Research into a specific species and their requirements is strongly recommended. 

pH: 5.0 – 7.0
dKH: 4 – 12
Temp: 74 – 82F (23 – 27C)

Size: 2″ (5 cm) species dependent
Temperament: Peaceful
Swimming: Mid to top

Ember Tetra (Hyphessobrycon amandae)

Ember Tetra

Ember tetras are bright, fun, tiny, shoaling fish that occur in South American black waters. They’re hardy, peaceful fish that are often described as active, bold, and playful. They also enjoy a planted tank, but be mindful that they do like to swim in open space, so be sure to include that in your layout. They enjoy their numbers a little higher than most shoaling species, 8 is recommended.

pH: 5.5 – 7
dKH: 1 – 10
Temp: 68 – 82 F (20 – 27 C)

Size: 3/4″ (2 cm)
Temperament: Peaceful and active
Swimming: Top to midwater shoaling

Pygmy Corydoras (Corydoras Pygmaeus)

The pygmy cory (corydoras pygmaeus) is the smallest of all the corydoras species and – possibly – the smallest catfish in the world. It’s a peaceful shoaler that appreciates sandbeds and at least six of their own kind.

pH: 6.2 – 7.4
dKH: 2 – 15
Temp: 60– 78F (15 – 25C)

Size: 1.3″ (3.5 cm) max
Temperament: Peaceful shoaling fish
Swimming: Everywhere

Toucan Tetras (Tucanoichthys tucano)

These guys are hard to find (but I know a few good spots if you want them!) And they’re completely worth hunting down these rare gems. They’re a peaceful shoaling fish that need to be kept in groups of six or more and the only known wild population exists within a 200-meter range in Brazil.

pH: 4.0 – 6.5
dKH: 1 – 8
Temp: 68 – 83F (20 – 28C)

Size: 1″ (2 cm)
Temperament: Peaceful shoaling fish
Swimming: Mid to top

Bolivian Ram (Mikrogeophagus altispinosus)

Bolivian Ram

The underrated cousin to the German Blue Ram are often nearly colorless and shy in the store tanks. But provided with the right tank and dither fish, they’ll color up and exhibit fascinating behavior in your home aquarium!

Keep in mind these rams will also become territorial while spawning. However, there are some sparse reports of other tankmates going unnoticed during spawning.

pH: 6.0 – 7.5
dKH: 1 – 10
Temp: 68 – 83 F (20 – 28 C)

Size: 3″ (8 cm)
Temperament: Peaceful
Swimming: Bottom to mid-water

Parosphromenus harveyi (Licorice gourami sp.)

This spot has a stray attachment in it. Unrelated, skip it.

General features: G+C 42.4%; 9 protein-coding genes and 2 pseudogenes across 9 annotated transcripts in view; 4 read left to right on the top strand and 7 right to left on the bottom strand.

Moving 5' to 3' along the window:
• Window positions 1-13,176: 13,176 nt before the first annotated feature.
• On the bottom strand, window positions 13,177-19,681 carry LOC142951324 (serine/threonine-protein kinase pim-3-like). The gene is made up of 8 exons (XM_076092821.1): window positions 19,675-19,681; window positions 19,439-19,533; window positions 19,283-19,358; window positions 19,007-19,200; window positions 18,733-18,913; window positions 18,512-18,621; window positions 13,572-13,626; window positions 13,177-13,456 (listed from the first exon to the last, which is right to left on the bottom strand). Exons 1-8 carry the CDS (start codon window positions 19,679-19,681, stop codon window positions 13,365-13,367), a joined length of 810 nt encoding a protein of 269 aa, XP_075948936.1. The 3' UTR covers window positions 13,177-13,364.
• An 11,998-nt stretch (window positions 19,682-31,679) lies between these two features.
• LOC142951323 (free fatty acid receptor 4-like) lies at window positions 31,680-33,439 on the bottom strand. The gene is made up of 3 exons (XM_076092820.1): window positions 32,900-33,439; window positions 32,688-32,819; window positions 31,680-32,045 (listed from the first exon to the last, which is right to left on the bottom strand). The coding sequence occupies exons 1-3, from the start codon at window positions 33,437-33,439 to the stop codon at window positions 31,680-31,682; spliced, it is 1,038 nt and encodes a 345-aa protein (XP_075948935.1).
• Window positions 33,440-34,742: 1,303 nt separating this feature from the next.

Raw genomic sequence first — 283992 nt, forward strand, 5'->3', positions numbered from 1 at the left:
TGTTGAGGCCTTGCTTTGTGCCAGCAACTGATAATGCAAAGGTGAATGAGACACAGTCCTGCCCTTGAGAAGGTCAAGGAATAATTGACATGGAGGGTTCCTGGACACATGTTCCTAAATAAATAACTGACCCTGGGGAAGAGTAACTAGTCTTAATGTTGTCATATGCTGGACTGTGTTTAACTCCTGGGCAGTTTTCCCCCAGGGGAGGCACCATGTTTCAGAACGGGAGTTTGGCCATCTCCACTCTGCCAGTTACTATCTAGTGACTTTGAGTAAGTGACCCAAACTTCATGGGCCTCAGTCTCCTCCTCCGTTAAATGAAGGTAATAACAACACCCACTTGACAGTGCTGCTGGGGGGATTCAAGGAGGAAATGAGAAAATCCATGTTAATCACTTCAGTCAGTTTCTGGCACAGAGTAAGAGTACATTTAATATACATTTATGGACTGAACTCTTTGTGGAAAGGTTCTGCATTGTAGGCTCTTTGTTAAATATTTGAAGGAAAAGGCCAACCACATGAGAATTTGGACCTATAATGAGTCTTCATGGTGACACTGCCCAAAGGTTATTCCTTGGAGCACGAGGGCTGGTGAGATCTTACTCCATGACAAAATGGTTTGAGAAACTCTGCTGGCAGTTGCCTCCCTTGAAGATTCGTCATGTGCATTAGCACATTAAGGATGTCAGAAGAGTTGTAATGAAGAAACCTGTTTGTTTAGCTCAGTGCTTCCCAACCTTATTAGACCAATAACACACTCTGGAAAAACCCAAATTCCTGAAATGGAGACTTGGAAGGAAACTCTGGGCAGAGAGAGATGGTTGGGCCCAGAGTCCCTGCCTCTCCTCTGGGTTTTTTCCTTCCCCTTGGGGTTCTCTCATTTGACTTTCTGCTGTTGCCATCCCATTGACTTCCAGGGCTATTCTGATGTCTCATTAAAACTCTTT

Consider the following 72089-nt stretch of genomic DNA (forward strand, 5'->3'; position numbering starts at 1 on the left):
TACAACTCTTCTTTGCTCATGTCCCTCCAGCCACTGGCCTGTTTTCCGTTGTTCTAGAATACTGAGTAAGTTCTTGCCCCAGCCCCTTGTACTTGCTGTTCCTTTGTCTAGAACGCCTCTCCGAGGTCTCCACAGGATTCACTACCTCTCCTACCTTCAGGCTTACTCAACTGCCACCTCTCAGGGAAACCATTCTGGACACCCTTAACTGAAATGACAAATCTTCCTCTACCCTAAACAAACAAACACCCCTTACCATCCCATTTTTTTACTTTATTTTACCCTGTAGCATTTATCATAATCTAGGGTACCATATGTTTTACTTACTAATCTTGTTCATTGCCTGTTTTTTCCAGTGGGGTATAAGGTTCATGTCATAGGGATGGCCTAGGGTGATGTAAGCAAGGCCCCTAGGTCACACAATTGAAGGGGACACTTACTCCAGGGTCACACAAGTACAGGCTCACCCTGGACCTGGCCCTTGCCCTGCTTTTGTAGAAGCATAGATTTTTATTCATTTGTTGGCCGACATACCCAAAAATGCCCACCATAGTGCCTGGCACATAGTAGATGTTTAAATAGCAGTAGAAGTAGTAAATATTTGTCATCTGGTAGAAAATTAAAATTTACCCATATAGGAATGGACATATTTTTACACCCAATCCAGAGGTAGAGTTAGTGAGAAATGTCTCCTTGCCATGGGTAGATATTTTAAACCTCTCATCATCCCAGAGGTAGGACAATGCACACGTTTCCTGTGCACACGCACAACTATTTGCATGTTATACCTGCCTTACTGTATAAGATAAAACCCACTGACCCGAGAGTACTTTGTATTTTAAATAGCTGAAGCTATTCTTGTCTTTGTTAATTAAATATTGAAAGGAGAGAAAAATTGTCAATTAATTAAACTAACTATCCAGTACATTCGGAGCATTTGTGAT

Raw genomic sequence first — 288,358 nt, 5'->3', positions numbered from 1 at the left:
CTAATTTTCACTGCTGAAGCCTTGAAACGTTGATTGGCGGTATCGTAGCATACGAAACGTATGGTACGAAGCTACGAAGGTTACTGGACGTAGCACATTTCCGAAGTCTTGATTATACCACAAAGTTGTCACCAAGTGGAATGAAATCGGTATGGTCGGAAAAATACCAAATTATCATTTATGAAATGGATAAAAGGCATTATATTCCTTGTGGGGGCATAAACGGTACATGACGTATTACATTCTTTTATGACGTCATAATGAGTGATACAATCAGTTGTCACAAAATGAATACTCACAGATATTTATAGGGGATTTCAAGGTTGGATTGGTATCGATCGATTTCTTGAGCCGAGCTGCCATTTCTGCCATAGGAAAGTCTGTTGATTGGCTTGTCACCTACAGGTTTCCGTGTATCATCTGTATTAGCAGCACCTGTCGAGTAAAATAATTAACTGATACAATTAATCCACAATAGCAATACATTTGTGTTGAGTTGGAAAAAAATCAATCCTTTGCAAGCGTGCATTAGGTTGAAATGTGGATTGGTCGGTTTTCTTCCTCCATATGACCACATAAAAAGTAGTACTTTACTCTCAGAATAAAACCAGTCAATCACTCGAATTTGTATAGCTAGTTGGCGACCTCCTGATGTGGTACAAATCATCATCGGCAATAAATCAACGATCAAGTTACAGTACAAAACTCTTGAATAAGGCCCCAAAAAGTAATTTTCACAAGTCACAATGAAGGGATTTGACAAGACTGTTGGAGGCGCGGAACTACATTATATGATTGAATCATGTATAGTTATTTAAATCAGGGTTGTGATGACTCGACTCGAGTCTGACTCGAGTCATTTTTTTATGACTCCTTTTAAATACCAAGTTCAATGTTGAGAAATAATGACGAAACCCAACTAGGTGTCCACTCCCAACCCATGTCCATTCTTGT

Parosphromenus harveyi

Parosphromenus harveyi are difficult to find and tricky to care for, but they make a beautiful addition to a well-planned tank. They’re endangered, so special care should be taken to ensure they’ll thrive.

pH: 3.0 – 6.5
dKH: 1 – 4
Temp: 72 – 83 F (22 – 28 C)

Size: 1.3″ (3 cm)
Temperament: Peaceful and shy
Swimming: Mid to bottom

Chocolate Gourami (Sphaerichthys osphromenoides)

chocolate gourami

Chocolate gouramis are slightly tricky to keep and need to be kept in groups of six or more. They’re peaceful, shy fish that need soft, acidic water to survive and generally don’t accept prepared foods well.

pH: 4.0 – 6.5
dKH: 0 – 3
Temp: 74 – 86 F (24 – 30 C)

Size: 2″ (5 cm)
Temperament: Peaceful and shy
Swimming: Mid to bottom

Samurai Gourami (Sphaerichthys vaillanti)

samurai gourami

An endangered and slightly tricky to keep species, the samurai gourami makes a beautiful addition to most well-planned soft water tanks. They need to be kept in groups of 6 or more and usually don’t accept prepared foods.

pH: 3.5 – 6.5
dKH: 0 – 3
Temp: 70 – 77 F (21 – 25 C)

Size: 2″ (5 cm)
Temperament: Peaceful and shy
Swimming: Mid to bottom

Betta miniopinna (Coccina complex)

Betta miniopinna

Betta miniopinna is critically endangered, which means it’s one small step away from being extinct in the wild. They’re tough fish to keep for water chemistry reasons, but feeding them and keeping them once they’re settled is pretty easy if you have experience with touchy water chemistry.

pH: 4.0 – 6.0
dKH: 1 – 5
Temp: 72 – 83 F (22 – 28 C)

Size: 1.3″ (4 cm)
Temperament: Peaceful and shy
Swimming: Everywhere

Betta persephone (Coccina complex)

betta persephone

Betta persephone are an endangered species of betta. These are a smaller and more peaceful species of betta, but their care requirements are much trickier – particularly with their water chemistry, so experience is required.

pH: 4.0 – 6.0
dKH: 1 – 5
Temp: 72 – 83 F (22 – 28 C)

Size: 1.3″ (4 cm)
Temperament: Peaceful and shy
Swimming: Everywhere

Rosy Loach (Petruichthys sp. ‘rosy’)